Sung G Lee, MD1, Jenna LaColla2, Rachel Slappy2, Elizabeth Barker, PhD2, Andrew Russ, MD, FACS, FASCRS1. 1University of Tennessee Medical Center at Knoxville, 2University of Tennessee Department of Mechanical, Aerospace, and Biomedical Engineering
Background: More than 600,000 colon resections are performed each year in the United States to treat a wide variety of colon diseases and complications, and it is estimated that up to 10% of these procedures result in patients developing anastomotic leaks at the site of resection. Anastomotic leak is perhaps the most dreaded complication after intestinal resection and is associated with mortality rates as high as 22%. Moreover, anastomotic leak is associated with increased healthcare cost by increasing length of stay, repeated imaging studies, and often requiring multiple interventions such as percutaneous drainage or re-operation with potential creation of a permanent or temporary stoma. Several options have been explored to prevent and treat anastomotic leaks, but the efficacy of these incremental advances varies widely and currently does not show significant improvement in patient outcomes. At the University of Tennessee, collaborators within the department of surgery and the college of engineering are developing a combination device to prevent/treat anastomotic leakage/dehiscence subsequent to colorectal anastomoses and potentially obviate the need for temporary fecal diversion.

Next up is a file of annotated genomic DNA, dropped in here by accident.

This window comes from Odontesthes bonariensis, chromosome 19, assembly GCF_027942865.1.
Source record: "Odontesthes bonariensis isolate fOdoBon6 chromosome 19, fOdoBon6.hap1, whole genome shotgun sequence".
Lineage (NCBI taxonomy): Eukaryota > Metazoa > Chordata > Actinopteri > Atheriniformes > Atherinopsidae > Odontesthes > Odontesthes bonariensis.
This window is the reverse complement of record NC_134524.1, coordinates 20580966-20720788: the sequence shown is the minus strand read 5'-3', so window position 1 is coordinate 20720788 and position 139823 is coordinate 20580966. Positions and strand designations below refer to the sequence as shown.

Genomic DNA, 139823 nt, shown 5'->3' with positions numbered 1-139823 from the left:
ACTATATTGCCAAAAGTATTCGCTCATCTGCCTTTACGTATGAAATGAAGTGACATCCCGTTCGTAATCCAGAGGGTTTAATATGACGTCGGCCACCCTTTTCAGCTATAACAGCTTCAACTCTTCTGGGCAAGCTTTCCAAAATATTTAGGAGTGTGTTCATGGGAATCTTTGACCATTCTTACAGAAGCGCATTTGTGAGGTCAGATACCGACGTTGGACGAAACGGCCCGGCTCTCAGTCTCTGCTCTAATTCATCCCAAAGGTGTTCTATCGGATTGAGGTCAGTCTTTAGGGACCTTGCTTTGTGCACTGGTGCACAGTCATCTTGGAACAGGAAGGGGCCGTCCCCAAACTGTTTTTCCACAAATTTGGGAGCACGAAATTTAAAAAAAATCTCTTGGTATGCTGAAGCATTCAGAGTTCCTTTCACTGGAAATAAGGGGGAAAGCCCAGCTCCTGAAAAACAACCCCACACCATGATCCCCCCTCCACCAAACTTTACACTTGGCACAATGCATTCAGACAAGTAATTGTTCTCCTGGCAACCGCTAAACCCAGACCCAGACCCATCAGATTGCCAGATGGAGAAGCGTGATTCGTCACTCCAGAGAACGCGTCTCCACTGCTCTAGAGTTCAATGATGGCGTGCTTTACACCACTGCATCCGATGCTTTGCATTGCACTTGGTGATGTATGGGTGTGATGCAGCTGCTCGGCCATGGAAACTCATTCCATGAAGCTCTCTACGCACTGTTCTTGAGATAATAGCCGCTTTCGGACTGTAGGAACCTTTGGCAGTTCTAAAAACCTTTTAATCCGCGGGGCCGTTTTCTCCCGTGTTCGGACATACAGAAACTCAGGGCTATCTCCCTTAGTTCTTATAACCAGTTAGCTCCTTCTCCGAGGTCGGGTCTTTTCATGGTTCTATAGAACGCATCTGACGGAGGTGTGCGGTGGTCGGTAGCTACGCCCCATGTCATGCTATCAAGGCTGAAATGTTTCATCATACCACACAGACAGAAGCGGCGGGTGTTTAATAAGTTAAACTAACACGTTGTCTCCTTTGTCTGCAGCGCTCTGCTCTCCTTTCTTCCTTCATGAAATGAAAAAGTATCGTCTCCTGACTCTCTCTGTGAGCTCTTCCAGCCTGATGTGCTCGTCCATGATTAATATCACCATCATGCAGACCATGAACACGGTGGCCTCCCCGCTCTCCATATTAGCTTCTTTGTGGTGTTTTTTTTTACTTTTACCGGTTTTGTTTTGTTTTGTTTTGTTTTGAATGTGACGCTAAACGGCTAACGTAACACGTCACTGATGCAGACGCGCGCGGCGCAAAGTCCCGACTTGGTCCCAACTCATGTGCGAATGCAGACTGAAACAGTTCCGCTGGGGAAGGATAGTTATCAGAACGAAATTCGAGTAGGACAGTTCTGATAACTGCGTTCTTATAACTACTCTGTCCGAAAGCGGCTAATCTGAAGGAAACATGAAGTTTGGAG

Description: We are developing a multi-layered malleable colorectal stent to be placed at the time of anastomotic creation, as well as potentially placed endoscopically when an anastomotic disruption is diagnosed. The device design includes an endoluminal stent with a mesh-like structure to promote tissue ingrowth and healing in the intestinal wall and is intended to be deployed directly to the anastomosis site endoscopically. In order to prevent migration of device during peristalsis, the device design includes structures at each end that are configured to anchor the device to the tissue and prevent migration. The design also includes a multilayer polymeric coating for local drug delivery allowing for immediate and sustained release of therapeutic agents that will aid in the soft tissue healing process. Currently available colorectal stents have been designed for treatment of stricture and consist of an expandable nitinol construction. We intend to build on a malleable construct with application of a mucoadhesive polymer to prevent migration as well as timed release layers of antibiotics and growth factors to create a mechanical barrier but also an environment which promotes anastomotic maturation and healing.
Results: To optimize the device design, additive manufacturing has been employed for rapid prototyping. Additive manufacturing of medical device prototypes poses many advantages over manual assembly. These advantages allow for quick and accurate prototyping to expedite the design process. Additive manufacturing allows for a high level of flexibility when altering designs, and iterative designs can be easily modified in programs like SolidWorks and prototyped within minutes. Several iterations and/or replicates have been manufactured in a very short period of time.
Conclusion/Future Directions: With this prototype, we started mechanical and in vitro testing. As development continues, the device will be tested in vivo with an animal model to assess its efficacy in both prevention and treatment of colorectal anastomotic leakage. We are currently seeking industry partners to play a key role in the decision making process on the pathway to commercialization.
Presented at the SAGES 2017 Annual Meeting in Houston, TX.
Abstract ID: 91002
Program Number: ETP835
Presentation Session: Emerging Technology iPoster Session (Non CME)
Presentation Type: Poster